The human lymphatic system has the task of removing all substances from the connective tissue which cannot be removed by the blood vessel system (so-called obligatory lymph load). Without a functioning lymphatic system, humans are not viable.
In this second part about the human lymphatic system you will learn which organs make up the lymphatic system.
The lymphatic system
Humans possess 4 different tonsil species (t. pharyngea, t.palatina, t. lingualis and t. tubaria) They are located in the area of mouth, palate and throat. Together they form the so-called “lymphatic pharyngeal ring”. Their function is to protect the upper respiratory tract from harmful organisms such as bacteria, viruses or fungi from the oral and nasal cavities.
The spleen is integrated in the blood circulation and lies in the abdominal cavity to the left of the stomach. The spleen has three important functions:
- proliferation of lymphocytes, which belong to the white blood cells (leukocytes) and form part of the immune system.
- Storage site of monocytes, which also belong to the white blood cells (leukocytes). They are also part of the immune system.
- exclusion of obsolete and defective red blood cells (erythrocytes).
Lymphocytes, monocytes and erythrocytes are all components of human blood.
The thymus is a two lobed organ which lies behind the breastbone. The thymus loses its function with the onset of puberty. Until then, it serves the primary development of T lymphocytes against specific antigens.
Lymphatic Tissue (MALT)
MALT (Mucosa Associated Lymphoid Tissue) is the term used to describe knot-like accumulations of lymphocytes under the mucous membranes of various organs. For example, under the bronchial mucosa (BALT), under the mucous membranes of the gastrointestinal tract (GALT), or under the vaginal mucosa (VALT).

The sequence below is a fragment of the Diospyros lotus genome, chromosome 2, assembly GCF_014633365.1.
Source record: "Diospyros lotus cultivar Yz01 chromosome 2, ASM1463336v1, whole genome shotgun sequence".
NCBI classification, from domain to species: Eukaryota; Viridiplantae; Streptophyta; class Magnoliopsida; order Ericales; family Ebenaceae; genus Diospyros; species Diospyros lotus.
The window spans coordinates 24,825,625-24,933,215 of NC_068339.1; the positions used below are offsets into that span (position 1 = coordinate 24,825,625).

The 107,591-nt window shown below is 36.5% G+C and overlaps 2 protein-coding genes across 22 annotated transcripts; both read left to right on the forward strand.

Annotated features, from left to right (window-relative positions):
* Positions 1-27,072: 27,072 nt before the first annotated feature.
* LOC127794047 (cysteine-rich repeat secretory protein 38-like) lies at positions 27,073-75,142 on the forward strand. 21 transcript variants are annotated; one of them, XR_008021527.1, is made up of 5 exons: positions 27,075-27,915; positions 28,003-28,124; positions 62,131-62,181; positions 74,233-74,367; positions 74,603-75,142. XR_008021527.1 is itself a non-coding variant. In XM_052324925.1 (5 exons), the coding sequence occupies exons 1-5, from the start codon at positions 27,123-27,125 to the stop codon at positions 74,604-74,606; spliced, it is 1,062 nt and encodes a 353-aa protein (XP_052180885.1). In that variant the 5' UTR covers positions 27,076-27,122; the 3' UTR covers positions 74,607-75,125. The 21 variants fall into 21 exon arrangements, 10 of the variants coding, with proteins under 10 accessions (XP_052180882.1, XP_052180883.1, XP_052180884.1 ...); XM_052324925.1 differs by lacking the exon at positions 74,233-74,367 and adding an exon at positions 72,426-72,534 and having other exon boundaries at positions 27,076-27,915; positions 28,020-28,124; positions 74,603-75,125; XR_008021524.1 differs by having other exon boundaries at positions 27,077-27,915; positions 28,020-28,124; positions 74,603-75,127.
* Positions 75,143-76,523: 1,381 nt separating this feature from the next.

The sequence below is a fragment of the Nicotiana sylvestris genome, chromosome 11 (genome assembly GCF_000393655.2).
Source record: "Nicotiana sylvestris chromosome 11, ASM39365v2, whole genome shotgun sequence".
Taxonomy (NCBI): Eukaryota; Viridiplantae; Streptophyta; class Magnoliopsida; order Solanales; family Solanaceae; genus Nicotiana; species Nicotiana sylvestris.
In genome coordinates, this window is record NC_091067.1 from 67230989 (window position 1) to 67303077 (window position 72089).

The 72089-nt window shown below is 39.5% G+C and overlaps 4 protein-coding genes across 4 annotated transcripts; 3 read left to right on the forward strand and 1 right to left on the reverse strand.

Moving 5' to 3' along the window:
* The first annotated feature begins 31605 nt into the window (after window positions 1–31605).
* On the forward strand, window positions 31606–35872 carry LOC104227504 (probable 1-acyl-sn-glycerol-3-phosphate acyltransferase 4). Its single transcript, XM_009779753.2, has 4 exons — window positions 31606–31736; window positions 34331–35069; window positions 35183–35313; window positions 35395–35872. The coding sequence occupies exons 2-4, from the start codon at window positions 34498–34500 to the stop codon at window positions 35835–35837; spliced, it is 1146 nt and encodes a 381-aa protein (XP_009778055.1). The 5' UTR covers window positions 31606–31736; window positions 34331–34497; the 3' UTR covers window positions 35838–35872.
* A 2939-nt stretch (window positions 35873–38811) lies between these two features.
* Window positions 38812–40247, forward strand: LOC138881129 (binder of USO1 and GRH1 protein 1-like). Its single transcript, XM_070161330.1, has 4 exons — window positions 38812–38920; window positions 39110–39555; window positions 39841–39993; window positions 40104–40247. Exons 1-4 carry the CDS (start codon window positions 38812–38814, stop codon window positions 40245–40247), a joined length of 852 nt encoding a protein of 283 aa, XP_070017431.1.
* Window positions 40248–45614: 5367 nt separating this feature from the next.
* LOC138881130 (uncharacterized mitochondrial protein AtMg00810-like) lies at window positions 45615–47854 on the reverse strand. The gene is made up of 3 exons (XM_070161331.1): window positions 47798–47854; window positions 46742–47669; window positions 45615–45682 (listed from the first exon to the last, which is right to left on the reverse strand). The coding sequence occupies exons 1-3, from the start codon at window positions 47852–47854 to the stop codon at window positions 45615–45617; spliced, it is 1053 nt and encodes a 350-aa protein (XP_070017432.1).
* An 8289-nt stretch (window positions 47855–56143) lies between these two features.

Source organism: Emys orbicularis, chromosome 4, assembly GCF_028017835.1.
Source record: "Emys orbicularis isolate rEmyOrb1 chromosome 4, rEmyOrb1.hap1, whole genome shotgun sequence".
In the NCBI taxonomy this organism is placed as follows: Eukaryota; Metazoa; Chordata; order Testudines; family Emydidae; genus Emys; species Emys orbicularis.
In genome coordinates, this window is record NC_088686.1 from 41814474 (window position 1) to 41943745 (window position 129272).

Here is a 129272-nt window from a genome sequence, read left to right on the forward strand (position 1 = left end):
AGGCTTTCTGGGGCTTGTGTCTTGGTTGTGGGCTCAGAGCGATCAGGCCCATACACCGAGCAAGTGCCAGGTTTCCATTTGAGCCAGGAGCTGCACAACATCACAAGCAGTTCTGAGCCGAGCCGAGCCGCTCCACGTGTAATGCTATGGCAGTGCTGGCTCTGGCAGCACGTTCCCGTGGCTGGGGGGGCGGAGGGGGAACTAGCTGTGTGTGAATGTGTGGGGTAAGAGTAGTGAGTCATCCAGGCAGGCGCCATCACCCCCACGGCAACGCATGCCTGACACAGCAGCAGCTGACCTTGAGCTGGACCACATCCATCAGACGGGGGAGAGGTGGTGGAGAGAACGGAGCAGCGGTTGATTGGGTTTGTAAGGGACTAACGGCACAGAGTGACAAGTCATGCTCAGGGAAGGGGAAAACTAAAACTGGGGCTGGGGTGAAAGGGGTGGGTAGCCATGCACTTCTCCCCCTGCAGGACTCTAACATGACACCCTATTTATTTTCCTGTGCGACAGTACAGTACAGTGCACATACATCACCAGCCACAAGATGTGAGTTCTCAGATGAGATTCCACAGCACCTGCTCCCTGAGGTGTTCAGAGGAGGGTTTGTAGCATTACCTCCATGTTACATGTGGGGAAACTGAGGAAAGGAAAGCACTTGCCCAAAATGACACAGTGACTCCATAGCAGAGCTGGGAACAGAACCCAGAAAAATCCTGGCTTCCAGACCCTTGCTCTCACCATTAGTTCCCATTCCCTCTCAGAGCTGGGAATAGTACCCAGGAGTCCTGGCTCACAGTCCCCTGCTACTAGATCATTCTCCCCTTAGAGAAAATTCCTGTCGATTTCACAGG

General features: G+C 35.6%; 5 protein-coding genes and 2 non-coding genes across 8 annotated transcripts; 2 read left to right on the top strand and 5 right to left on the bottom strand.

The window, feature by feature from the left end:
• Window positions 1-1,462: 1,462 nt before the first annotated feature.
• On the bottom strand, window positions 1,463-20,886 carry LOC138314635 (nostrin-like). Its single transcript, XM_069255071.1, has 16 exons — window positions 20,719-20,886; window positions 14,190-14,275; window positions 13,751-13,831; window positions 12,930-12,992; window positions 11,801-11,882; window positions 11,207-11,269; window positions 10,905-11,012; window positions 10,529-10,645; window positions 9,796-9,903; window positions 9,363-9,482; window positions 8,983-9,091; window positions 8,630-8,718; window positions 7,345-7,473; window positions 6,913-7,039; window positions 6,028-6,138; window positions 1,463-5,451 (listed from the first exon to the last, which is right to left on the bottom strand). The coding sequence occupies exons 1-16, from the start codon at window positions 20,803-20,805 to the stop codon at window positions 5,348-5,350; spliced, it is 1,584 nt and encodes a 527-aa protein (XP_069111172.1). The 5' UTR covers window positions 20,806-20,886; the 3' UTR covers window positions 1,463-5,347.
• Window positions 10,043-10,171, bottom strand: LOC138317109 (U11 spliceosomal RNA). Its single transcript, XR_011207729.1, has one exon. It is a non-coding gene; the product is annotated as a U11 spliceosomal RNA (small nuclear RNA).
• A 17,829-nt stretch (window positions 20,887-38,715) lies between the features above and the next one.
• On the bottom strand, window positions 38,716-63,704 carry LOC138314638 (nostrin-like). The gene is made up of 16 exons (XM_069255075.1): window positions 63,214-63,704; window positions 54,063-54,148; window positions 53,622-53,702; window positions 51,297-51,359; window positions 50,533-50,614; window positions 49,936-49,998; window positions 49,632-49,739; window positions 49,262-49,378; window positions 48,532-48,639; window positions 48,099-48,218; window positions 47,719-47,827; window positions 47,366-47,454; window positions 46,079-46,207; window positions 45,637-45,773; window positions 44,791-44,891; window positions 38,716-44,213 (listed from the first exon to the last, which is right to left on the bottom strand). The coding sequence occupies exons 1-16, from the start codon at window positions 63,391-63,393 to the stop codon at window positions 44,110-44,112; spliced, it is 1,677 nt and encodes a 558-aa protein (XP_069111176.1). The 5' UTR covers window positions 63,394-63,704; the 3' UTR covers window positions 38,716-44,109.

Lymphatic Vascular System
- Lymph capillaries and pre-collectors ⇒ initial lymph vessels for the absorption (resorption) of the lymphatic load.
- Collectors and lymphatic strains ⇒ Transport of lymph into the blood system.
A collector is a section of a vessel between two directional flaps whose wall shows the typical three-layer structure:
- Media (from smooth muscle cells, thereby lymphangiomotoric / lymphvasomotoric responds to stretching with contraction)
Pre-collectors can have both resorbing and evacuating capabilities.
|lymphatic vascular system parts with respect to their spread (from small to large)|
|skin area||lymph capillaries|
|Hautterritorium (Here the|
|Collectors, lymph nodes|
|surface lymphatic system||drain skin and subcutis, lies above the muscle fascia|
|deep lymphatic system||lying in the fascia (epi/intrafascial) drains muscles, periosteum, tendons, ligaments, and nerves|
prelymphatic tissue clefts
Prelymphatic tissue clefts are microscopically small and ensure that fluid from the blood capillary reaches the cells.
This post is also available in: German